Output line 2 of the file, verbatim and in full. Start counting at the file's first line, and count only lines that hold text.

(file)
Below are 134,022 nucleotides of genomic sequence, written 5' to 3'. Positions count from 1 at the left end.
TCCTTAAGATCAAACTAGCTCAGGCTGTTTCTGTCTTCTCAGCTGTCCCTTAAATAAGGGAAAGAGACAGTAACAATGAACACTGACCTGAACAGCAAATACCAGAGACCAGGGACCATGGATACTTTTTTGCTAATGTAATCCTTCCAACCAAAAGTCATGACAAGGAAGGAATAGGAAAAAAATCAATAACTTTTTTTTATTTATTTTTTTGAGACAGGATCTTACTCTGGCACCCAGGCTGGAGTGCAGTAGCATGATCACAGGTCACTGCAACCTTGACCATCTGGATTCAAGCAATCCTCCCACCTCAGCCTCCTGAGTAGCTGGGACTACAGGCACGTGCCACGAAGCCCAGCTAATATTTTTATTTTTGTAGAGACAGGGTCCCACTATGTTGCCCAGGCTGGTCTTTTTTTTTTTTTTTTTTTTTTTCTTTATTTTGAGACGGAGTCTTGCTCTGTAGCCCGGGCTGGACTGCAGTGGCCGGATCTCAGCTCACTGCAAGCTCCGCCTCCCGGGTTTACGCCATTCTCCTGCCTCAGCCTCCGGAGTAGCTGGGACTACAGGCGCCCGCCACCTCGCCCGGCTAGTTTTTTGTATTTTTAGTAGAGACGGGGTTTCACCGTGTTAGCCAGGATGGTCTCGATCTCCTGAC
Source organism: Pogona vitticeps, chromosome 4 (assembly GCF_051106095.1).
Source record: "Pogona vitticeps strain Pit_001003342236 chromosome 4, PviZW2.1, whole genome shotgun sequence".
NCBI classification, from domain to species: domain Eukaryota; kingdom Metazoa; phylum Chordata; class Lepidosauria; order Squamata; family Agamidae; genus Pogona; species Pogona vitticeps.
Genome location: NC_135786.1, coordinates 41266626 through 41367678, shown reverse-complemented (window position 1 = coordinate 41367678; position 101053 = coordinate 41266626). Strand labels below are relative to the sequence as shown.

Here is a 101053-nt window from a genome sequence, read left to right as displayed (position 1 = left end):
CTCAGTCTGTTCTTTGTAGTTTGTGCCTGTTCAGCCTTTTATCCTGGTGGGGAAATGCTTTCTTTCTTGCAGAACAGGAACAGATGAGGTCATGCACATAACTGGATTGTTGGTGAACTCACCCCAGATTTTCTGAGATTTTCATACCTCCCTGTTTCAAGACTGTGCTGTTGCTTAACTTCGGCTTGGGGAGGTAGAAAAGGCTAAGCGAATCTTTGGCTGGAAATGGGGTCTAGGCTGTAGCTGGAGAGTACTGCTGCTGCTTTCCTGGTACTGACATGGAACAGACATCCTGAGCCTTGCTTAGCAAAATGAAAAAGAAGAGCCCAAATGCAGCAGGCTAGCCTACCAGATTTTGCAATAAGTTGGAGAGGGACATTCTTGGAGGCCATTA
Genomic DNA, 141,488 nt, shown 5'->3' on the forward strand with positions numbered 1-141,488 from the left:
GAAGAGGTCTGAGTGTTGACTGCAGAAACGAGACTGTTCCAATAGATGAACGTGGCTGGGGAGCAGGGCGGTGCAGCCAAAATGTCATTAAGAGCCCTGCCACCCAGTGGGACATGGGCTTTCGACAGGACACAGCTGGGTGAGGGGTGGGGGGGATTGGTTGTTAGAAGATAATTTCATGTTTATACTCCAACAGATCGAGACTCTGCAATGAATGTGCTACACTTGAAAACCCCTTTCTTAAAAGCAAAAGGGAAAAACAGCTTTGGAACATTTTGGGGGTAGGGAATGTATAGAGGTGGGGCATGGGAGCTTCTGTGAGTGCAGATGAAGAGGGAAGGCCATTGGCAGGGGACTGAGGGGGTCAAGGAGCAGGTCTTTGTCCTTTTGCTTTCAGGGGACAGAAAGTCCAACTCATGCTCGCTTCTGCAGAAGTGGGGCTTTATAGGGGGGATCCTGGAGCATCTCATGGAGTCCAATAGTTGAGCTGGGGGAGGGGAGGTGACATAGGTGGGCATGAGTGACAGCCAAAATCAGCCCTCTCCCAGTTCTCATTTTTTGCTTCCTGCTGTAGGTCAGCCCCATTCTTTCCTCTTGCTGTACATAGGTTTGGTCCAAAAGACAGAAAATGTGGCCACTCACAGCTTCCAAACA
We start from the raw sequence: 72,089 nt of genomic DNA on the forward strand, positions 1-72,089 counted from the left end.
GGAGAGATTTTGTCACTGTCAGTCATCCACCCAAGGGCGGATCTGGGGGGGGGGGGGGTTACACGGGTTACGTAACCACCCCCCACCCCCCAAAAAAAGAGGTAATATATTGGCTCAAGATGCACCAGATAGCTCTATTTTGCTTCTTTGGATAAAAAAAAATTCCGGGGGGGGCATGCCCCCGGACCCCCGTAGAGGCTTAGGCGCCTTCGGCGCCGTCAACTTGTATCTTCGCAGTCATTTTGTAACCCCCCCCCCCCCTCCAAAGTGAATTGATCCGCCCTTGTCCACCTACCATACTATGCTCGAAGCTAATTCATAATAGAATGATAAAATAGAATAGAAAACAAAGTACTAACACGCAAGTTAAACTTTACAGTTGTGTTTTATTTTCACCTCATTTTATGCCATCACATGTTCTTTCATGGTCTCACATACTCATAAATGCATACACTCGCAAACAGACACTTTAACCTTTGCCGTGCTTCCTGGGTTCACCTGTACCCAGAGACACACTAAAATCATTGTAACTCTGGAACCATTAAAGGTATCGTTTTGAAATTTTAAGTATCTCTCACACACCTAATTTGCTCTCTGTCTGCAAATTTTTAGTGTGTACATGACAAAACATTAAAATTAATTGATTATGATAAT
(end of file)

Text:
TCCTTAAGATCAAACTAGCTCAGGCTGTTTCTGTCTTCTCAGCTGTCCCTTAAATAAGGGAAAGAGACAGTAACAATGAACACTGACCTGAACAGCAAATACCAGAGACCAGGGACCATGGATACTTTTTTGCTAATGTAATCCTTCCAACCAAAAGTCATGACAAGGAAGGAATAGGAAAAAAATCAATAACTTTTTTTTATTTATTTTTTTGAGACAGGATCTTACTCTGGCACCCAGGCTGGAGTGCAGTAGCATGATCACAGGTCACTGCAACCTTGACCATCTGGATTCAAGCAATCCTCCCACCTCAGCCTCCTGAGTAGCTGGGACTACAGGCACGTGCCACGAAGCCCAGCTAATATTTTTATTTTTGTAGAGACAGGGTCCCACTATGTTGCCCAGGCTGGTCTTTTTTTTTTTTTTTTTTTTTTTCTTTATTTTGAGACGGAGTCTTGCTCTGTAGCCCGGGCTGGACTGCAGTGGCCGGATCTCAGCTCACTGCAAGCTCCGCCTCCCGGGTTTACGCCATTCTCCTGCCTCAGCCTCCGGAGTAGCTGGGACTACAGGCGCCCGCCACCTCGCCCGGCTAGTTTTTTGTATTTTTAGTAGAGACGGGGTTTCACCGTGTTAGCCAGGATGGTCTCGATCTCCTGAC